What exactly does this mean? The following video explains it briefly and clearly:

It can be challenging to think of this as a dimension in the way most people are used to that term. It boils down to being a ratio that's simply stating how much more detail can you expect for any given scaling factor. In the Sierpinski triangle example above, the detail will increase by a factor of 1.5849 (approximately) unit for every unit you scale the image. Put in an overly-simplified way, think of the number as an indicator of how much more “stuff” you can expect to be revealed when you zoom in on the image.

You can find a list of patterned fractals and their respective dimensions here. The approach used above is easy enough to understand when you're using a pre-determined pattern, but what about the problem of the coastline of Britain? That's a naturally-created shape, so you might think it would be challenging to analyze it.

If you recall that we're comparing level of detail to level of scaling, however, then the process of calculating them is just that: comparing scale to detail. Here's a video explaining the process:

The generalized formula for a fractal dimension, then, is D = log(N)/log(1/r), where N is the ratio of detail, and r is the ratio of the measurement scales. You might think a mistake is made in the above video, since 4 inches gave us 8 steps and .5 inches gave us 110 steps, shouldn't the formula be log(110/8)/log(.5/4)? Note the 1 in the log(1/r) - it effectively flips the bottom ratio, and gives us a positive dimension instead of a negative one.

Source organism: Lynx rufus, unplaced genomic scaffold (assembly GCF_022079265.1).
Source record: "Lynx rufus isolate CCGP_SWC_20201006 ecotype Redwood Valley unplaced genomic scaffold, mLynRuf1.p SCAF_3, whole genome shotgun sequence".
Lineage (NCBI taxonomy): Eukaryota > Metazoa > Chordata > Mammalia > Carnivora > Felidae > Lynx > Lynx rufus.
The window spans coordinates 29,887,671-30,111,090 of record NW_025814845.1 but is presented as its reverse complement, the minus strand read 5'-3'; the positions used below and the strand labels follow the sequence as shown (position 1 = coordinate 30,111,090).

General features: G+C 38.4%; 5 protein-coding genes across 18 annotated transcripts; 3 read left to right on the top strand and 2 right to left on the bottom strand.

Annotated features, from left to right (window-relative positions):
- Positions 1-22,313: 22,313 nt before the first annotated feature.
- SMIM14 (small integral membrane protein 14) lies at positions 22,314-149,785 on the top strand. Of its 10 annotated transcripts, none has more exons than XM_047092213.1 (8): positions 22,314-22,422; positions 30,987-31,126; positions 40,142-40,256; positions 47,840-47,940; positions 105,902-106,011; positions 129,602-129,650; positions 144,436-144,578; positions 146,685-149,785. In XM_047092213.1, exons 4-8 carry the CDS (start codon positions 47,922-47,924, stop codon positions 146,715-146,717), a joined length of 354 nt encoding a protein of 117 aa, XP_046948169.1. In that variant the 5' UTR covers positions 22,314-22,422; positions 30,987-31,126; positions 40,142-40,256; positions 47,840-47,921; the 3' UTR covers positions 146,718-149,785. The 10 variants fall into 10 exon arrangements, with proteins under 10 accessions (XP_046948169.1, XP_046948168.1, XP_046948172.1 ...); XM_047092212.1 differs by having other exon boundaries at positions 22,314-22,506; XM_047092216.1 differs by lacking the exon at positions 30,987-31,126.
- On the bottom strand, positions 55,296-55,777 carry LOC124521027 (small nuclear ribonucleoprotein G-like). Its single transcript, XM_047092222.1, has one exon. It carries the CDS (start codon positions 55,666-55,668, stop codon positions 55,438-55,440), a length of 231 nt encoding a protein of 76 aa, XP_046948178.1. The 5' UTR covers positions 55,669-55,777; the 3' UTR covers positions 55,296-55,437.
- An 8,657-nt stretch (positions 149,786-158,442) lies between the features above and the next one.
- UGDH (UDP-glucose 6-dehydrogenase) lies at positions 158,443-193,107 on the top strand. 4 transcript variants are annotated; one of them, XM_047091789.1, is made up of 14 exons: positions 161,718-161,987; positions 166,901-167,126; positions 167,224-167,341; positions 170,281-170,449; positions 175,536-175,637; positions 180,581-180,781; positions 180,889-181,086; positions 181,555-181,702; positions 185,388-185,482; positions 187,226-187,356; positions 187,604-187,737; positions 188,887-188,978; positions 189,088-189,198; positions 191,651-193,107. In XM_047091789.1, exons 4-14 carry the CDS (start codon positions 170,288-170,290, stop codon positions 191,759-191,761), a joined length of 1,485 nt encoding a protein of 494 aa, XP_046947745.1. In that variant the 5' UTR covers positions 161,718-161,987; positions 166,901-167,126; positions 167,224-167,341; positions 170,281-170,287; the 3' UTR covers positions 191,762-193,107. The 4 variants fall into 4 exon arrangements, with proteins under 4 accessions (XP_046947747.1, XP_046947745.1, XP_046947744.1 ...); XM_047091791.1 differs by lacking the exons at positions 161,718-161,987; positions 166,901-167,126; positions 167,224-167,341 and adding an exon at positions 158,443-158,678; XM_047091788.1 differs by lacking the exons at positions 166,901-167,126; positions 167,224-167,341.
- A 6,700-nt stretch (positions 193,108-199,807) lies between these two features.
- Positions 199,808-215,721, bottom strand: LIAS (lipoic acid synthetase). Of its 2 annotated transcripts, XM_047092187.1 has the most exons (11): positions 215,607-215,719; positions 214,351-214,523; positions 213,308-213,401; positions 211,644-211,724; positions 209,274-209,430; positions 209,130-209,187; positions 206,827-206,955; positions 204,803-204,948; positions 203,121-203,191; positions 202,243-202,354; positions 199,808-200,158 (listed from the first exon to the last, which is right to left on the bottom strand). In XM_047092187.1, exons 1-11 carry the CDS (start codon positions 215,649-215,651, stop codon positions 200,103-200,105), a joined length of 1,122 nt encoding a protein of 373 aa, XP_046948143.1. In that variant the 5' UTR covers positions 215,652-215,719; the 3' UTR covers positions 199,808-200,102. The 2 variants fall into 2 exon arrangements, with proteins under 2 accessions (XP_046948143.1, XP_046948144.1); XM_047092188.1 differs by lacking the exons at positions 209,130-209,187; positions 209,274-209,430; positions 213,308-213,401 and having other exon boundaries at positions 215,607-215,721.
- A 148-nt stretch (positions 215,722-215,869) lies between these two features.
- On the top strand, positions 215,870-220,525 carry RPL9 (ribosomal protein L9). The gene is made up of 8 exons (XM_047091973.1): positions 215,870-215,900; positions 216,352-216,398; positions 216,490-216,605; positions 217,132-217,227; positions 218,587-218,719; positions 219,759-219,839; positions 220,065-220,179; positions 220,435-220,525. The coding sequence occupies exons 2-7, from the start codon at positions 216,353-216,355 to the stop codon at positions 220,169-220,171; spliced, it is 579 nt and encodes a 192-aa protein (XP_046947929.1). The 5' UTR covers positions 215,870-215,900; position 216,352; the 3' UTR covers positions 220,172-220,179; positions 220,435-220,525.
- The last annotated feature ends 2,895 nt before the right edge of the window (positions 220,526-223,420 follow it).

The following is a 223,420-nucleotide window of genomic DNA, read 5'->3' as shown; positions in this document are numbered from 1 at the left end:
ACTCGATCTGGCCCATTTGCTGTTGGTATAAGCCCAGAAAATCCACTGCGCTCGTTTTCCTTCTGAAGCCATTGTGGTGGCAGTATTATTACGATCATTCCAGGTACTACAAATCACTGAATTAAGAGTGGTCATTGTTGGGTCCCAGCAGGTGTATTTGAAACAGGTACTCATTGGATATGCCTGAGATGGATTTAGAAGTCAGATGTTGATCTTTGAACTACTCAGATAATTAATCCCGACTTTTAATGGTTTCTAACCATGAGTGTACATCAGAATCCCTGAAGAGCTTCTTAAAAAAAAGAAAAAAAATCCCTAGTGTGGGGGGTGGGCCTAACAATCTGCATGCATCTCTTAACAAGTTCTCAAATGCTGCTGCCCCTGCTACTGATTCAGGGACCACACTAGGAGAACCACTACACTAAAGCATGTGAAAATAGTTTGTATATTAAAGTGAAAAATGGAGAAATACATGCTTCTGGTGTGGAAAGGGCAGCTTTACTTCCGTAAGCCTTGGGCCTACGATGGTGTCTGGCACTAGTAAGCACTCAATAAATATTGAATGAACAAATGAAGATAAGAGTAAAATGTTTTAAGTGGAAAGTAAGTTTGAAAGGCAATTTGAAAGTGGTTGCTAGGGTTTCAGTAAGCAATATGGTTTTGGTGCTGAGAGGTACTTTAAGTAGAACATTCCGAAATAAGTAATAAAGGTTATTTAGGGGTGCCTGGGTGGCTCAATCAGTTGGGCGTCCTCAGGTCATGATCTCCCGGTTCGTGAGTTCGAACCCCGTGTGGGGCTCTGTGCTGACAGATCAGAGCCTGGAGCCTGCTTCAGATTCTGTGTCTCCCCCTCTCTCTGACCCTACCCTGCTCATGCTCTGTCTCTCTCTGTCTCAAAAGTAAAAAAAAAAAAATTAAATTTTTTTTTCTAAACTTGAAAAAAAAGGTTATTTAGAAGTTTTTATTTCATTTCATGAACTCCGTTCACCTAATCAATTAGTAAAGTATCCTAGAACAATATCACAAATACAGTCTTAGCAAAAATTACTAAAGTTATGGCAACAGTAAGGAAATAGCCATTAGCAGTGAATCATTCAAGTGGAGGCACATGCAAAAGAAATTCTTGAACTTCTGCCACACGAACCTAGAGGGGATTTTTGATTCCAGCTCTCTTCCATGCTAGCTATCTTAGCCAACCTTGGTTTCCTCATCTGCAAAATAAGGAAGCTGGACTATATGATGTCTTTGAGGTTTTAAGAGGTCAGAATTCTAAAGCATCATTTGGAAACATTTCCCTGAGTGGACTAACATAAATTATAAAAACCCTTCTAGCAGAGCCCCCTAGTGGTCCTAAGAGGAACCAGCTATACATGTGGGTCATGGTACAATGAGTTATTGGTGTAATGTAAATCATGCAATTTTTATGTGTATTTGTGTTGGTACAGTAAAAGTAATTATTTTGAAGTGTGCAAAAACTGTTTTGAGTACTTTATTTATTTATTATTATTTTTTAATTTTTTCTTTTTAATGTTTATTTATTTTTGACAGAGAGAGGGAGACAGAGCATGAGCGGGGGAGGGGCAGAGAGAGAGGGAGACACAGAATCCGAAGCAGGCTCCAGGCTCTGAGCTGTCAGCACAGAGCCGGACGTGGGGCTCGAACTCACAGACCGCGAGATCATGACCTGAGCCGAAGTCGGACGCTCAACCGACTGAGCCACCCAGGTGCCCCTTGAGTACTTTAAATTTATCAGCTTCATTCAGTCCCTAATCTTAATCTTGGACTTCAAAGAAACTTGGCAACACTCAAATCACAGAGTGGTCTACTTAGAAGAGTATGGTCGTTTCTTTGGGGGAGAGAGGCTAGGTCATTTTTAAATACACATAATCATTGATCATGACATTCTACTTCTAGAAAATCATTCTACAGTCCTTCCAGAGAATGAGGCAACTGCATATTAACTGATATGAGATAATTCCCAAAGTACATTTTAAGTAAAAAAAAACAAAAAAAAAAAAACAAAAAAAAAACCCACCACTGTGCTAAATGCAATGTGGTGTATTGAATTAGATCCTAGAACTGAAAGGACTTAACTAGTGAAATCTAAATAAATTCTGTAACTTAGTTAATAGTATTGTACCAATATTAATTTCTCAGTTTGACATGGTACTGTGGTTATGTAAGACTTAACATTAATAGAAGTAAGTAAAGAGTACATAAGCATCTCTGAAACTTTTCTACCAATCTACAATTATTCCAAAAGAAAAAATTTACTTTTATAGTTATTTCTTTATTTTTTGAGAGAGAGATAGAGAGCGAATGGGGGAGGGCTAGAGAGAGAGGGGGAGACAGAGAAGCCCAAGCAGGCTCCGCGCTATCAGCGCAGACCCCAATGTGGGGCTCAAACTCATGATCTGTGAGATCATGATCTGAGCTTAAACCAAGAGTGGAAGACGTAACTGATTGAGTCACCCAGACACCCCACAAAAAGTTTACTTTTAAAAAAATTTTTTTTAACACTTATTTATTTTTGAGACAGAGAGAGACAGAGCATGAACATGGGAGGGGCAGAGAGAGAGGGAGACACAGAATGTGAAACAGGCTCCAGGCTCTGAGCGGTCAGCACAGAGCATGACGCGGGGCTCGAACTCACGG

The work in the video was a quick-and-dirty measurement, resulting in log(110/8)/log(4/.5) = 1.26. This is actually pretty close to the actual answer of 1.25, as measured in Lewis Fry Richardson's original paper.

Mandelbrot's original British coastline paper is a little complex to read, as the application of the fractal dimension isn't a matter of a straightforward multiplication. However, there's a very accessible discussion, including more resources, about the British coastline paradox over at Ask Dr. Math.

I suppose I could pursue this further, but this is all the detail I'm showing at this level.